What Does the Settlor Do?
The settlor must turn over the agreed-upon sum to the trustee. The trustee must then hold it in accordance with the conditions of the trust for the benefit of the beneficiaries. To document this, the trustee must issue a receipt. At this point, the trust is formed since, by carrying out the trust deed and providing the agreed-upon sum:
- The settlor has entrusted trust property to the trustee;
- The settlor has defined for the trustee which persons are within the class of beneficiaries as indicated in the trust deed; and,
- The trustee has committed to act.
The settlor then exits the picture.
In some countries, a settlor’s role is limited to establishing trust. The Income Tax Assessment Act of 1936 has tax ramifications when a settlor establishes trust and:
- Has the authority to revoke or change the trust in order to obtain a beneficial interest in the trustee’s income or to take back trust property;
- The income of the trust is payable to the settlor’s minor children.
In such a case, the ATO will assess the trustee of the trust as having to pay income tax on the trust’s income. This is opposed to income tax being assessed in the hands of the beneficiaries of the trust to whom distributions are made.
As a result, it is best to limit the settlor’s activity in a trust to the initial establishment of the trust and the payment of the agreed money. To avoid the impression that the settlor’s declaration of trust is revocable, the settlor should be unrelated to the trustee and the trust’s beneficiaries.
Consequently, some trust deeds clearly prevent the settlor (or their offspring) from being a beneficiary of the trust or otherwise benefiting from it.
Can a Settlor Serve as a Trustee of the trust?
Yes, the settlor of a trust can also be a trustee. A trust can also include more than one settlor and trustee. This is a common arrangement, such as when married couples establish a trust together.
Is it possible for a Settlor to be a Beneficiary?
A settlor may be a beneficiary of a trust, but he or she cannot be the sole beneficiary; otherwise, the trust would be pointless. Remember that the primary reason for establishing a trust is to hold the property for the benefit of another party; therefore, if there is no other party, having a trust makes no sense.
What happens when the settlor of a trust dies?
This will depend on the extent of any powers given to the settlor. In many lifetime trusts, the settlor is one of the trustees. In most cases, especially in the “standard” discretionary or flexible trusts supplied by life offices, the settlor is also the appointor under the trust. This means he has the right to appoint benefits under the trust over one’s lifetime. Obviously, when the settlor of trust dies, these powers will pass to the trustees.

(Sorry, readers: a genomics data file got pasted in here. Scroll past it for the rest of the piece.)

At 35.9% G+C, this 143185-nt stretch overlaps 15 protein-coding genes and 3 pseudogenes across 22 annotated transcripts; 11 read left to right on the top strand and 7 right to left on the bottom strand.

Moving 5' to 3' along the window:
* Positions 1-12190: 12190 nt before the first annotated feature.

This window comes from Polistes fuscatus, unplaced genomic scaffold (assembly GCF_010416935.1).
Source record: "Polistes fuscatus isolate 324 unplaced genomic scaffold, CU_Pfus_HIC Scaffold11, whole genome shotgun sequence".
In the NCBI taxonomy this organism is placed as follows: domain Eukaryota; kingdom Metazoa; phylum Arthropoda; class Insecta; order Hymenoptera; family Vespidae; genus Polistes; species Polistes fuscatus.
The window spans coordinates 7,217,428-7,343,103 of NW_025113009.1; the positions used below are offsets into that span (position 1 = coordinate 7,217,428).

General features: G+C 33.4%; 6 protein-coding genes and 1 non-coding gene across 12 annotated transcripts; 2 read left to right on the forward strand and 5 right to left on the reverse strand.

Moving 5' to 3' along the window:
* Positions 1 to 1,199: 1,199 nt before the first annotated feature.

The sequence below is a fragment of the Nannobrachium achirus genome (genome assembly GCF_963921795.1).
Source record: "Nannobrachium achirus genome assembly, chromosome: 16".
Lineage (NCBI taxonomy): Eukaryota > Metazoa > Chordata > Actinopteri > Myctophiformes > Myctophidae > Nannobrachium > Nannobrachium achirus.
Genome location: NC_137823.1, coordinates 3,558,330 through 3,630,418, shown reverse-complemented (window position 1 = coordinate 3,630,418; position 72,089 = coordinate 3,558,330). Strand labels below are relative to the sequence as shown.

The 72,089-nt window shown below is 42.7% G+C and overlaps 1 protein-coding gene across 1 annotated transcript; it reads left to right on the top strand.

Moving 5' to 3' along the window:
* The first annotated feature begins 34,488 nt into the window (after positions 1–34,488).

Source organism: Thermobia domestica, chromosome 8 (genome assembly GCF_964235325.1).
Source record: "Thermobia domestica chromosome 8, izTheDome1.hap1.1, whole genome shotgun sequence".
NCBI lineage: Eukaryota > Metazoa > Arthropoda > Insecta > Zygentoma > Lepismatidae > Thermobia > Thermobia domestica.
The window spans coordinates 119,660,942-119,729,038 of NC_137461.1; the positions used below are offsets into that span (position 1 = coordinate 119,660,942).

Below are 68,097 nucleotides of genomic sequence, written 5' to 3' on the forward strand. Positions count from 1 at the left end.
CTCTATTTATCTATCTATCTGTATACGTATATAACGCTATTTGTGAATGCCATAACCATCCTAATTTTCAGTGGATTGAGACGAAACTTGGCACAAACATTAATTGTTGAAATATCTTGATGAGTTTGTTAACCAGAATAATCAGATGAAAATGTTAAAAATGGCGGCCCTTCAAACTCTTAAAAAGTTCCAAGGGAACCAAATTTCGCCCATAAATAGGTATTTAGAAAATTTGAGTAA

An adviser will determine who the surviving trustees are and whether there is a sufficient quorum for them to make decisions.
If the settlor was the sole trustee at the time of his death, then, who can act depends on the jurisdiction governing the trust. The legal personal representatives of the previous trustee (here, the settlor) shall function as the new trustee. As a result, probate will have to determine who these persons are. These individuals will be eligible to function as new trustees or will have to nominate new trustees to carry on trust administration.
If the lone or last remaining trustee dies, the executors of the last trustee must get a separate confirmation (the equivalent of probate) in respect of the trust assets. The confirmation of the deceased’s estate is insufficient. Furthermore, after they have gotten separate confirmation on the trust assets, they will only be allowed to reclaim and deal with the trust assets as a stopgap measure – effectively, they will be in the same situation with respect to the trust assets as they are with respect to the deceased’s estate. They can, for example, distribute assets to beneficiaries who are absolutely entitled and can provide a legitimate receipt (i.e. over the age of 16). However, if the trust is to continue, they must designate new trustees. This is because the confirmation does not give them the title to serve as trustees.
Frequently Asked Questions
What is a deceased Settlor?
A deceased settlor is a deceased person who, at the time of his or her death, had the power to revoke the trust in whole or in part.
What power does a settlor of trust have?
The settlor establishes a trust. He accomplishes this in two ways. First, the settlor creates the legal instrument that contains the provisions of the trust. Second, the settlor transfers property into the trust, a process called trust funding.
Who should be settlor of a trust?
A trust’s settlor can be anyone, whether they are appointed on a personal or professional basis. The professional settlor could be a trust lawyer or accountant. These individuals are usually highly skilled and can provide advice on complex situations. A settlor, on the other hand, can be a friend or family member.
Settlors create trusts by deciding how to transfer some or all of their assets to trustees. These trustees manage the trust’s assets on behalf of the beneficiaries. The regulations of a trust are determined by the terms under which it was established. In some locations, older beneficiaries can become trustees. For example, in some countries, the settlor can be both a lifetime beneficiary and a trustee.